Nigel's point about access to Talent in #3 below relates to the FT article you can follow in the link below. Will innovative and entrepreneurial people move from Google, Facebook, Apple, Ant, Amazon et al to insurers and brokers? Will they fall in love with insurance? Will the ambitions, strategies, culture and resources at insurers attract these digital natives or not?
Insurers were founded on data, analytics, insights to provide unique risk sharing services and support to merchants, traders and enterprises. They need data scientists, chief digital and transformation officers and the very talent that has made the digital giants the awesome success, power and transformational forces they are today.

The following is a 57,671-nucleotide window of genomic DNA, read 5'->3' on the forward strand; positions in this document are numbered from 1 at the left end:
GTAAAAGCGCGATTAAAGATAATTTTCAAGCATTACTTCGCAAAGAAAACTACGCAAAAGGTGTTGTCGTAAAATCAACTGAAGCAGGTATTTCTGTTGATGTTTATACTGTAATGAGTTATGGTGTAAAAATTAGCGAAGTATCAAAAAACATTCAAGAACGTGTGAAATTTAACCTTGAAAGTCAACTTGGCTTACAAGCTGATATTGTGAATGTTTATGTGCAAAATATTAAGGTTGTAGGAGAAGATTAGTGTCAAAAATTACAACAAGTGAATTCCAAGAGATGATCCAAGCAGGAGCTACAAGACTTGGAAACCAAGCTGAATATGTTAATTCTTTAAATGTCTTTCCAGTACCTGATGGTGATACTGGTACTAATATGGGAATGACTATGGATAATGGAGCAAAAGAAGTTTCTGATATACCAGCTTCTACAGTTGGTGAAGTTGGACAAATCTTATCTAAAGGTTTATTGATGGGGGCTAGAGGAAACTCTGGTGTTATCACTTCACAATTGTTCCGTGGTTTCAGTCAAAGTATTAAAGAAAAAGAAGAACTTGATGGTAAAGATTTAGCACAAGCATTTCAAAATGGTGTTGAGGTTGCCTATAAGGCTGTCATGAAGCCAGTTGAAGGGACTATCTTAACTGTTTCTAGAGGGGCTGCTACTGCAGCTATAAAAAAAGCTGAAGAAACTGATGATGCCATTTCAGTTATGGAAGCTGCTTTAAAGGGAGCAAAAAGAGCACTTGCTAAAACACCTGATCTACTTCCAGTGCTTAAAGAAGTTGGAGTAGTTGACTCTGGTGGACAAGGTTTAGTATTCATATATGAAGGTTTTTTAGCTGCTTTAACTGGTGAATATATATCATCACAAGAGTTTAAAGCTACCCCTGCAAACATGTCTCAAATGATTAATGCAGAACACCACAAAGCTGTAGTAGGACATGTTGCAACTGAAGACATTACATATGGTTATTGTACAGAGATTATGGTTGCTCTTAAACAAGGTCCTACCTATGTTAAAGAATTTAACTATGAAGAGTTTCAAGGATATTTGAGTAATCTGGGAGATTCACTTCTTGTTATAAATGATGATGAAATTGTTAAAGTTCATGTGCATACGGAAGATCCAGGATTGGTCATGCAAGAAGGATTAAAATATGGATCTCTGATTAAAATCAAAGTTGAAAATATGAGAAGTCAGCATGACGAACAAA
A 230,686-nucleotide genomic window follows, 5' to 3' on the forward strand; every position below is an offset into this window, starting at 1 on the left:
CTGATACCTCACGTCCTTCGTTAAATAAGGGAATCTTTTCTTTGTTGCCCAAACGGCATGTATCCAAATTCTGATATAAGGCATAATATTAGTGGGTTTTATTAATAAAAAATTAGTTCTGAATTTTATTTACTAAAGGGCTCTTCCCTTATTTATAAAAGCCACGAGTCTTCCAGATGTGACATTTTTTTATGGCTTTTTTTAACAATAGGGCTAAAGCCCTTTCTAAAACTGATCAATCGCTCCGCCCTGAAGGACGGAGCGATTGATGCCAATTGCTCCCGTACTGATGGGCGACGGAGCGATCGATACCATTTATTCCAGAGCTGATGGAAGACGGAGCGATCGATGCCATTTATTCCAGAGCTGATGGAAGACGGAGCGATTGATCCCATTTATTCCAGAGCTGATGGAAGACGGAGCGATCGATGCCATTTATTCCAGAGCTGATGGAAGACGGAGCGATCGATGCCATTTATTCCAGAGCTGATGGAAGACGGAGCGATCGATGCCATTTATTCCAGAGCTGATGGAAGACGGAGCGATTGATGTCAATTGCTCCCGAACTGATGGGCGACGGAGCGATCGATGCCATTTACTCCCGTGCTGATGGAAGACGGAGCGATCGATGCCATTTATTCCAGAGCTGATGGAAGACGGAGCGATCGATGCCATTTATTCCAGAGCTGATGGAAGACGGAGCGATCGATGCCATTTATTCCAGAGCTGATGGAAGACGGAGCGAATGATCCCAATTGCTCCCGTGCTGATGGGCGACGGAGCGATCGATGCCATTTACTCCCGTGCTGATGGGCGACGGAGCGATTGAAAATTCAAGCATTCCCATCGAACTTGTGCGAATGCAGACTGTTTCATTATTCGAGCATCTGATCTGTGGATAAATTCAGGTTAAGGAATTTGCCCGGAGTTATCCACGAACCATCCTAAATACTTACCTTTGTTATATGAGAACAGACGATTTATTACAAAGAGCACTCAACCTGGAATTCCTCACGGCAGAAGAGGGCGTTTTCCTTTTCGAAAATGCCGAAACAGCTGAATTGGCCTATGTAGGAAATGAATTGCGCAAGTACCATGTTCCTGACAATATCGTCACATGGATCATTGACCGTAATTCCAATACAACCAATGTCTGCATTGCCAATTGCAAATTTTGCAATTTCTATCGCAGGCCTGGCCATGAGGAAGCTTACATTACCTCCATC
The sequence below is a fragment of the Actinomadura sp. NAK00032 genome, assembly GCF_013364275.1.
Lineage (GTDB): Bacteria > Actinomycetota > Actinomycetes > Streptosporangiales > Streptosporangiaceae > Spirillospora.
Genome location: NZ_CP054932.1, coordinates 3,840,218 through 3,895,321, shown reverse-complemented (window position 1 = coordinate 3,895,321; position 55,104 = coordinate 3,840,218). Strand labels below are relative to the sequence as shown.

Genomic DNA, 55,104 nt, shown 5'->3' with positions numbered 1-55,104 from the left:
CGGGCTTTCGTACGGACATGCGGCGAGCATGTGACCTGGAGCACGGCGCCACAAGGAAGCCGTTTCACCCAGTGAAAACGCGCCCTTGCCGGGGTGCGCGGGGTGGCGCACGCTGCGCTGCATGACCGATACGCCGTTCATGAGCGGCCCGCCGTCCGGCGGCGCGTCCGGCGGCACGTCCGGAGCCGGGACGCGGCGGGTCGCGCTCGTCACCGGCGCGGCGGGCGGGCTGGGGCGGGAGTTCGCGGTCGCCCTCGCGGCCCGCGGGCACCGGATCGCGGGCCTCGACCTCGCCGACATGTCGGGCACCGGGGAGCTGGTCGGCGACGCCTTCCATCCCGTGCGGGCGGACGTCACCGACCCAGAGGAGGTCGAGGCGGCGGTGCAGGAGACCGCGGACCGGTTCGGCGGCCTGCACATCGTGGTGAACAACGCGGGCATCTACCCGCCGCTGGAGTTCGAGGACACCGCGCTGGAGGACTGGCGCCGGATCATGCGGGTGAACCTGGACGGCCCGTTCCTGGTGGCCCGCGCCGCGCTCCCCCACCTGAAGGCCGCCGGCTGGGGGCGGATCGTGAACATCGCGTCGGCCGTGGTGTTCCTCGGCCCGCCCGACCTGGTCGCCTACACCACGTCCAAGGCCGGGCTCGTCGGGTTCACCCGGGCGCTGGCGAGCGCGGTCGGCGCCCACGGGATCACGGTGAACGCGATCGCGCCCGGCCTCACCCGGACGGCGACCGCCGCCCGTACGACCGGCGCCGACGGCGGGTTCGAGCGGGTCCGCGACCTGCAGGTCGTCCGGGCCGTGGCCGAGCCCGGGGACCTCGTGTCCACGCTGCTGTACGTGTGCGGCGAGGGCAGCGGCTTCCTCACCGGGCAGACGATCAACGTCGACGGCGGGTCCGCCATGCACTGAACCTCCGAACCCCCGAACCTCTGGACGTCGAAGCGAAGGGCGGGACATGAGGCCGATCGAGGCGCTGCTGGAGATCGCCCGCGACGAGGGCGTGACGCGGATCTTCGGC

Consider what Nigel Walsh says: -
3. Access to Talent
By agreeing we need to address #1 above, starting with #2, we will ultimately have a larger talent pool of people who want to and will come into insurance over the next decade. For the avoidance of doubt, this is not a short term fix. This will take a generation or worse, multiple generations. But there is an intrinsic link between all three of these, an ongoing & continuous direct correlation. As our industry relies more and more on technology, partnered up with deep insurance domain - we need more people, lots more people - and in todays digital age when everyone is remote, competition has never been more fierce. Talent pools are now global, no longer restricted to your local area. Your options and competition may be 1,000's of miles away.